New Research Shows Majority of Investment Managers Not Adding Value
SAN DIEGO, Feb. 21, 2012 /PRNewswire-iReach/ -- It has been an ongoing debate for over two decades: do active investment managers (e.g., mutual funds and hedge funds) add value above and beyond simply investing in an index?
Sharath Sury, Executive Director of the Institute for Financial Innovation & Risk Management research think-tank (SIFIRM) and an adjunct Professor of Economics at the University of California, Santa Cruz, presented new data for this debate at the Investment Education Symposium in New Orleans last week. http://www.sifirm.net/About-Us.html
In a moderated session entitled, "The Future of the Hedge Fund Industry," Professor Sury highlighted research indicating that a majority of long-only equity managers, fixed income managers, hedge funds and hedge "fund of funds" contain significant broad market exposure that can be readily obtained by investing in much more cost and tax efficient index funds.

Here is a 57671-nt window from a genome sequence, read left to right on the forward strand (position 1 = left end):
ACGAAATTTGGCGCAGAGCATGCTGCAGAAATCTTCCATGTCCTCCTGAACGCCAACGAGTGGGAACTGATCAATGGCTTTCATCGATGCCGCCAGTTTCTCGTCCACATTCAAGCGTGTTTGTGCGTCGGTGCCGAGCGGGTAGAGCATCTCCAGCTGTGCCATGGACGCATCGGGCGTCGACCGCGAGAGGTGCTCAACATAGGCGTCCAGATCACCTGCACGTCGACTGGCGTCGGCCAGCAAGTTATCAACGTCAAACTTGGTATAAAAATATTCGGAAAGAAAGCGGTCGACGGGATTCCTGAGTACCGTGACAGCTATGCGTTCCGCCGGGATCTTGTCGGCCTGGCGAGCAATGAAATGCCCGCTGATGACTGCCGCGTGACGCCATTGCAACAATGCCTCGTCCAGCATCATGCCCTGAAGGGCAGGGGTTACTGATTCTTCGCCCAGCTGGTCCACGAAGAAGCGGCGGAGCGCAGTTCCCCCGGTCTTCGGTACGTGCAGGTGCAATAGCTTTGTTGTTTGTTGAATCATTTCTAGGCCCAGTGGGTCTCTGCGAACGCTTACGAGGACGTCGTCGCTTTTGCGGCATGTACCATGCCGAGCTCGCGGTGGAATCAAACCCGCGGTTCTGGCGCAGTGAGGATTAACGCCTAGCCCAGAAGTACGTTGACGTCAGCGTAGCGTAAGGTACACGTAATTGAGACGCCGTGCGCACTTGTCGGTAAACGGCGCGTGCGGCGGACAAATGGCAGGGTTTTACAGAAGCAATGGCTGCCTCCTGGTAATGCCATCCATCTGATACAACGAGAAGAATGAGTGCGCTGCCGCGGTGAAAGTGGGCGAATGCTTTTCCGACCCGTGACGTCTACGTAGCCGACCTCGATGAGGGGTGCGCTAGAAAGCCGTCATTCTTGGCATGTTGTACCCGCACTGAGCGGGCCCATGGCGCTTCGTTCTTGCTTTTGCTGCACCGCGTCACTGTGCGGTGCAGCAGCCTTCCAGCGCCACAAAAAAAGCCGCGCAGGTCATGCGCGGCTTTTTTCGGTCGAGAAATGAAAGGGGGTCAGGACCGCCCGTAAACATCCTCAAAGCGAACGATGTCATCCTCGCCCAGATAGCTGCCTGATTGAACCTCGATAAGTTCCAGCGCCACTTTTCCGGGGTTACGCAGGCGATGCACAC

"We have known for some time that investment managers tend to closely match their benchmark indexes," Sury said. "What is surprising is that many hedge funds—and hedge fund of funds—are exhibiting similar patterns with high correlations to simple indexed investments."
Hedge funds typically charge a much higher fee (sometimes as much as 2-3% of assets under management plus an additional 20% of any positive performance), while fund of funds will assess additional fees. In many cases, these fees are not translating into value above and beyond what a simple combination of index funds may provide, according to Sury. Indexed investment fees are a fraction of the cost of actively managed funds, often ranging from one tenth of one percent (0.1%) to one half of one percent (.5%).
In an environment where institutional and private investors are experiencing low returns, obtaining value for every dollar in fees is of prime concern. Techniques such as Sury's "Alpha Cost Index (ACI)," published in 2006, helps investors measure this value. http://papers.ssrn.com/sol3/papers.cfm?abstract_id=1482904
There is cause for optimism. "In our study, some managers did indeed exhibit high, consistent skill and value," said Sury. "The trick is to weed out those who do not."
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